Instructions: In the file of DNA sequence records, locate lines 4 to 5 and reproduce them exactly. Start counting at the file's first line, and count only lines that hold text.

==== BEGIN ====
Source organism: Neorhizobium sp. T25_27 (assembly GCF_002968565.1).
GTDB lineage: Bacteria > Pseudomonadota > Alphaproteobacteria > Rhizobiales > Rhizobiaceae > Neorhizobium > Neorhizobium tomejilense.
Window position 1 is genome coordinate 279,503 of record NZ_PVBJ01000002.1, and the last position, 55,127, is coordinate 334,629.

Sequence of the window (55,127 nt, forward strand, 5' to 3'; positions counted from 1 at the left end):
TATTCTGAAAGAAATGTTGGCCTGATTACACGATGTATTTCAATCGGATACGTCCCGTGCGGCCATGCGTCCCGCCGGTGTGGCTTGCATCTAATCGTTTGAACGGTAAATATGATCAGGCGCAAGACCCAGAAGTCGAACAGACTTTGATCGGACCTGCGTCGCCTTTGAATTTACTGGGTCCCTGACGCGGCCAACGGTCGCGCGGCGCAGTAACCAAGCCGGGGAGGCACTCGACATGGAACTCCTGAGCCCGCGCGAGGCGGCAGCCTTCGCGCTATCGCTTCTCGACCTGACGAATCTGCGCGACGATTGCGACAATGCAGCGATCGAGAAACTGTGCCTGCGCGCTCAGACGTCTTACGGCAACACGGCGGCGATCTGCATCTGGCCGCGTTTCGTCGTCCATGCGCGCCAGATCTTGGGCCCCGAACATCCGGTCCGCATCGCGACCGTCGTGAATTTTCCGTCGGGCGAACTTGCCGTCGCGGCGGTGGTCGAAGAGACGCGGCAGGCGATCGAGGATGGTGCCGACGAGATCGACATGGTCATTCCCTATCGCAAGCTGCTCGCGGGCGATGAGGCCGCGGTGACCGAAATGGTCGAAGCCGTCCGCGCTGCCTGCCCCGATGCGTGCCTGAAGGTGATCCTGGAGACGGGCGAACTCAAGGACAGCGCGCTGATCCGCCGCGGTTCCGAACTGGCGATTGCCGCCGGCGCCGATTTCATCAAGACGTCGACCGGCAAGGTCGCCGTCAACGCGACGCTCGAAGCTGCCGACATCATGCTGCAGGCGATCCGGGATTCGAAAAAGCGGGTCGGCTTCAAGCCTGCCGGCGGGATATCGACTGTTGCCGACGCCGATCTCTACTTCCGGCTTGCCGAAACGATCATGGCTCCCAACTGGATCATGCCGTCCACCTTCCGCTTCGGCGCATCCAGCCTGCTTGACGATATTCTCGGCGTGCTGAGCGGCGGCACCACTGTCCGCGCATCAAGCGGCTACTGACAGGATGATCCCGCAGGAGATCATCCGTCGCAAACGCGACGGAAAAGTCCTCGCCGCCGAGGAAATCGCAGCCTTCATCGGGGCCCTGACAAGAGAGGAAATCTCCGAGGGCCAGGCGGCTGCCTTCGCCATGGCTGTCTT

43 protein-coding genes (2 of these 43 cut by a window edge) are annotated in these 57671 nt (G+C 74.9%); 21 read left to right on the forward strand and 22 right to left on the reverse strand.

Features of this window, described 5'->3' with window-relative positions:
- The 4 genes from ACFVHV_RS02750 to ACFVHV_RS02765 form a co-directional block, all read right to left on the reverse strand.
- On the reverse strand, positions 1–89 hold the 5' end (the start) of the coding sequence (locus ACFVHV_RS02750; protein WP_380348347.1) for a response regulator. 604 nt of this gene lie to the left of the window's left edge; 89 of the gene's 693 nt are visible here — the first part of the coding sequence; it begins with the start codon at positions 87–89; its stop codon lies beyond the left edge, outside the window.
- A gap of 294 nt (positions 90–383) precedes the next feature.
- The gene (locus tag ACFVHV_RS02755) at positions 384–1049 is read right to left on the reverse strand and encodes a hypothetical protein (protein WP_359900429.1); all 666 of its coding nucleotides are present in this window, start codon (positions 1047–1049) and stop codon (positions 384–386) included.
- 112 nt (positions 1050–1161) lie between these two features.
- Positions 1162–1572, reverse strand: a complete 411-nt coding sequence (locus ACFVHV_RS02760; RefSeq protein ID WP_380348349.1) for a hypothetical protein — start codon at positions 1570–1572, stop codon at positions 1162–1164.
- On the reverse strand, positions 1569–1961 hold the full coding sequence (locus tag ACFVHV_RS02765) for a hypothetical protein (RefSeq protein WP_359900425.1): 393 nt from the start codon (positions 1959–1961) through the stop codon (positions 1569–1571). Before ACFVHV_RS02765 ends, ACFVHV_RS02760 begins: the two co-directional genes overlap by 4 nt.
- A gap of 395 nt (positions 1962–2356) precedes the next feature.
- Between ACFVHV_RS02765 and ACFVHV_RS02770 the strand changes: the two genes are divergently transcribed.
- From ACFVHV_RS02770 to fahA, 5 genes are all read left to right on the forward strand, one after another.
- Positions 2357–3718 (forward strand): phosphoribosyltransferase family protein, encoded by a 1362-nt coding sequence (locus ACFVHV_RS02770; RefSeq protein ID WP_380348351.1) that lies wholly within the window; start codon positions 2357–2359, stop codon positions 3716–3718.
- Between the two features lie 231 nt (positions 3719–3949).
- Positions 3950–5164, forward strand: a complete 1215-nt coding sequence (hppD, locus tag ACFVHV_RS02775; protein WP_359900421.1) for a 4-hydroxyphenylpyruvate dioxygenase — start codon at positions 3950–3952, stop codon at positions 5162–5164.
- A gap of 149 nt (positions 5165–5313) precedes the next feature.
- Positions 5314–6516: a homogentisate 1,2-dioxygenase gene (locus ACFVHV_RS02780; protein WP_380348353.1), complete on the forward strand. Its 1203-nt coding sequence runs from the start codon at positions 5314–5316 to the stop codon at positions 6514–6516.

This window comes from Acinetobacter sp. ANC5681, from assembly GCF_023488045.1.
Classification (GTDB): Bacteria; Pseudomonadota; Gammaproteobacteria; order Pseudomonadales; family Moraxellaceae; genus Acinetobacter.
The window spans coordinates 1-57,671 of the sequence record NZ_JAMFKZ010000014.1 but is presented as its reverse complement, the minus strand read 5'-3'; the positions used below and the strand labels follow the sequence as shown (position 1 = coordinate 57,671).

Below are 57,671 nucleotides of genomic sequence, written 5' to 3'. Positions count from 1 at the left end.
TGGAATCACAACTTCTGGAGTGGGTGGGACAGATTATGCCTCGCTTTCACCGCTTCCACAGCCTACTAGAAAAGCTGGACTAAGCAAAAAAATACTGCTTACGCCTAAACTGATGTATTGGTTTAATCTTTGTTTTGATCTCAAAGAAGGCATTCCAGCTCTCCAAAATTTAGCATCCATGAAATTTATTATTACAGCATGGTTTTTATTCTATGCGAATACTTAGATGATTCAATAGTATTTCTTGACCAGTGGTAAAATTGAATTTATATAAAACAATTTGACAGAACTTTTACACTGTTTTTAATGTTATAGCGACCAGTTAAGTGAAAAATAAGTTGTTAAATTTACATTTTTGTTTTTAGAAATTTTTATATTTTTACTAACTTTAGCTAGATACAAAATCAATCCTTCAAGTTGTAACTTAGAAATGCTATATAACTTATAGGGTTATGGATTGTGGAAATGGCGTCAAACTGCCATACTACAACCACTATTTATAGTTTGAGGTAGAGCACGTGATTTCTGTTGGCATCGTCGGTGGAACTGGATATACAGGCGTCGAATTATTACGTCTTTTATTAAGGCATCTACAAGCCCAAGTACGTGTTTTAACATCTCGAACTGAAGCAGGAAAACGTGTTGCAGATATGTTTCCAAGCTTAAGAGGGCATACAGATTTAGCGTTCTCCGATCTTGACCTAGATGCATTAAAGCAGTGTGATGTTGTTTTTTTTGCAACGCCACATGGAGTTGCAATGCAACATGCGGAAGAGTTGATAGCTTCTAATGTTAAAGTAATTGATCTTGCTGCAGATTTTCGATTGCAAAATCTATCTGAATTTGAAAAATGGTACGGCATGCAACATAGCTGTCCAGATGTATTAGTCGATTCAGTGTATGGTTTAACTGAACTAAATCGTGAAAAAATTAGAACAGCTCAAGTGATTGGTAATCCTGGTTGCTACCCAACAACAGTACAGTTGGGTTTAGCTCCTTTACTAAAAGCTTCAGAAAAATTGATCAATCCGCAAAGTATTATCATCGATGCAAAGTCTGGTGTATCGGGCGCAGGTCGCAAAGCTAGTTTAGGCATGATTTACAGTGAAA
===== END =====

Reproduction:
Sequence of the window (55,127 nt, forward strand, 5' to 3'; positions counted from 1 at the left end):
TATTCTGAAAGAAATGTTGGCCTGATTACACGATGTATTTCAATCGGATACGTCCCGTGCGGCCATGCGTCCCGCCGGTGTGGCTTGCATCTAATCGTTTGAACGGTAAATATGATCAGGCGCAAGACCCAGAAGTCGAACAGACTTTGATCGGACCTGCGTCGCCTTTGAATTTACTGGGTCCCTGACGCGGCCAACGGTCGCGCGGCGCAGTAACCAAGCCGGGGAGGCACTCGACATGGAACTCCTGAGCCCGCGCGAGGCGGCAGCCTTCGCGCTATCGCTTCTCGACCTGACGAATCTGCGCGACGATTGCGACAATGCAGCGATCGAGAAACTGTGCCTGCGCGCTCAGACGTCTTACGGCAACACGGCGGCGATCTGCATCTGGCCGCGTTTCGTCGTCCATGCGCGCCAGATCTTGGGCCCCGAACATCCGGTCCGCATCGCGACCGTCGTGAATTTTCCGTCGGGCGAACTTGCCGTCGCGGCGGTGGTCGAAGAGACGCGGCAGGCGATCGAGGATGGTGCCGACGAGATCGACATGGTCATTCCCTATCGCAAGCTGCTCGCGGGCGATGAGGCCGCGGTGACCGAAATGGTCGAAGCCGTCCGCGCTGCCTGCCCCGATGCGTGCCTGAAGGTGATCCTGGAGACGGGCGAACTCAAGGACAGCGCGCTGATCCGCCGCGGTTCCGAACTGGCGATTGCCGCCGGCGCCGATTTCATCAAGACGTCGACCGGCAAGGTCGCCGTCAACGCGACGCTCGAAGCTGCCGACATCATGCTGCAGGCGATCCGGGATTCGAAAAAGCGGGTCGGCTTCAAGCCTGCCGGCGGGATATCGACTGTTGCCGACGCCGATCTCTACTTCCGGCTTGCCGAAACGATCATGGCTCCCAACTGGATCATGCCGTCCACCTTCCGCTTCGGCGCATCCAGCCTGCTTGACGATATTCTCGGCGTGCTGAGCGGCGGCACCACTGTCCGCGCATCAAGCGGCTACTGACAGGATGATCCCGCAGGAGATCATCCGTCGCAAACGCGACGGAAAAGTCCTCGCCGCCGAGGAAATCGCAGCCTTCATCGGGGCCCTGACAAGAGAGGAAATCTCCGAGGGCCAGGCGGCTGCCTTCGCCATGGCTGTCTT